We’ve driven down
a million times. The archaic “Mighty Joe Young” lettering on the marquee at
But the fact is,
is speckled with colorful people and independently owned businesses that are worth more than just a drive-by on our way to Barbec’s. So instead of continuing to cruise past some of these places thinking “I wonder what that is,” we spent a day on
to scope a few out. Here’s what we found.
TC SHAVED ICE
The “TC” stands for Tayler Carl, nephew of Javier Hernandez, one of the founders of TC Shaved Ice. During the past 16 years, the Hernandez family has owned and operated several shaved ice businesses in the
location has been a fixture in our neighborhood for the past eight years, drawing in an array of lip-licking patrons seeking a frozen treat. The cash-only stand, complete with two drive-thru windows in addition to the traditional walk-up window, opens for business in mid-February and continues into October.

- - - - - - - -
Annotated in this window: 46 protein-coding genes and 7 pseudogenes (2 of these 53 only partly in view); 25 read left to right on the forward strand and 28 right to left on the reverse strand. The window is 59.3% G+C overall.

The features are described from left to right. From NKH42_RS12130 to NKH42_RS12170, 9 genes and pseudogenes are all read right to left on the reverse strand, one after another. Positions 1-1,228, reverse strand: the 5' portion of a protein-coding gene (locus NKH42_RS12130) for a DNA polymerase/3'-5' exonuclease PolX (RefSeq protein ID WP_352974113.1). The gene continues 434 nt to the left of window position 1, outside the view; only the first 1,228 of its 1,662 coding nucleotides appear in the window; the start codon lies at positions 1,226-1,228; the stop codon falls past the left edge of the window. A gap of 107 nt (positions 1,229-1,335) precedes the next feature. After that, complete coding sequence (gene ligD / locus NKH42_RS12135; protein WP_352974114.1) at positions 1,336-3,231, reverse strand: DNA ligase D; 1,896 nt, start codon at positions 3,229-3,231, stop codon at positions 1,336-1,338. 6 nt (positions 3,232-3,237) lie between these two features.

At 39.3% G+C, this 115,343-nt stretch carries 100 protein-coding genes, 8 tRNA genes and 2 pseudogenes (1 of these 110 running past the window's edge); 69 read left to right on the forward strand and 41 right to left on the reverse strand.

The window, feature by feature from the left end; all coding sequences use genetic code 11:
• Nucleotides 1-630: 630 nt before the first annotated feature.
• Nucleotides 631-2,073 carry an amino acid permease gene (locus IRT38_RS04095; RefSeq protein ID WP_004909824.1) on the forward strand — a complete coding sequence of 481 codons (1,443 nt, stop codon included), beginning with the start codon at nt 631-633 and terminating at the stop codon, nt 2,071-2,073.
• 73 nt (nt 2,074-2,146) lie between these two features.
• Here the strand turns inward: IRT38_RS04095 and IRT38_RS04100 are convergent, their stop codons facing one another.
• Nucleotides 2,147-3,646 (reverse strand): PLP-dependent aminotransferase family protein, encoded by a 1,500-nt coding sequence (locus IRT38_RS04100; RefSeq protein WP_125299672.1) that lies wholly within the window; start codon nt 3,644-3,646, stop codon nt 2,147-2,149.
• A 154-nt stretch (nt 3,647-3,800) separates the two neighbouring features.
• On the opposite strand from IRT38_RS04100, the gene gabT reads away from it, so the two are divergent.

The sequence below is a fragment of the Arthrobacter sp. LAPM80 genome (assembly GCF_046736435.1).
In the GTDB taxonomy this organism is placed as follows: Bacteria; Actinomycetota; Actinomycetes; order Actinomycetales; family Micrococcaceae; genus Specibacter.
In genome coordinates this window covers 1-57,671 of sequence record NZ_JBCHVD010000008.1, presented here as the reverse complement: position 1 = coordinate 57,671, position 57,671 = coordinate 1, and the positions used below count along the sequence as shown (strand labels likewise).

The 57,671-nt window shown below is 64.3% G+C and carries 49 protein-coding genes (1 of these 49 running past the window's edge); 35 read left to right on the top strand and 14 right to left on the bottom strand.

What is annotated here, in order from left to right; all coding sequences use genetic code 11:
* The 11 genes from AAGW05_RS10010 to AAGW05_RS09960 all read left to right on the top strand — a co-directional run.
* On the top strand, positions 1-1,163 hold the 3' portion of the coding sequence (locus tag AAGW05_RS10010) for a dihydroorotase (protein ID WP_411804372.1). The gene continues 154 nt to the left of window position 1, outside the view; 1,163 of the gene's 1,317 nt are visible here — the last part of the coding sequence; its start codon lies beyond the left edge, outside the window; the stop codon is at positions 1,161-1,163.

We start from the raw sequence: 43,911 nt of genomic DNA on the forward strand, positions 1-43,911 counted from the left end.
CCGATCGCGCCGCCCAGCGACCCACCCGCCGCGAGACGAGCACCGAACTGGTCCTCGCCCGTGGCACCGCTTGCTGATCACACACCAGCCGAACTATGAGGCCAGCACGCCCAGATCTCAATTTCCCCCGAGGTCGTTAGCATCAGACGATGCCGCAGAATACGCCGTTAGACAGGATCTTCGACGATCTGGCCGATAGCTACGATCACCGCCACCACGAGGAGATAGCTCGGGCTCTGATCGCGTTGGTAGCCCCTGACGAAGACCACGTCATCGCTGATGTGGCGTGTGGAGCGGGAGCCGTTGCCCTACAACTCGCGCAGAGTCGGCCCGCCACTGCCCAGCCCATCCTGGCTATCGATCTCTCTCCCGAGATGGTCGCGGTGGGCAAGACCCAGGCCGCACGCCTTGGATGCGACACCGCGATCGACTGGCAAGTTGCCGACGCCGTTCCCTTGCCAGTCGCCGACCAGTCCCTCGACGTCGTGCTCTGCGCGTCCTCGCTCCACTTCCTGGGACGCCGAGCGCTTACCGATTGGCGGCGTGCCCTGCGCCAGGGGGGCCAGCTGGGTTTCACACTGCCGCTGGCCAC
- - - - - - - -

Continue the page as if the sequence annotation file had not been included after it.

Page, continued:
Although traditional flavors such as strawberry, cherry and lime are always big sellers, many of TC’s customers like to mix and match. A popular combo is Tiger’s Blood mixed with Margarita. But, says Hector Garza, the man behind the counter, customers also like to spice things up. Really. One of TC’s biggest draws, particularly for its Latin crowd, is the “chamoyada.” It’s a slushy-type drink reminiscent of strawberries (that is, strawberries according to Garza, but for one visitor the taste was more like a frozen Bloody Mary). The concoction is then topped off with a dash of chili powder.
“I have a customer who comes in every weekend for a chamoyada and cherry mix,” Garza says.
JAY’S BARBER SHOP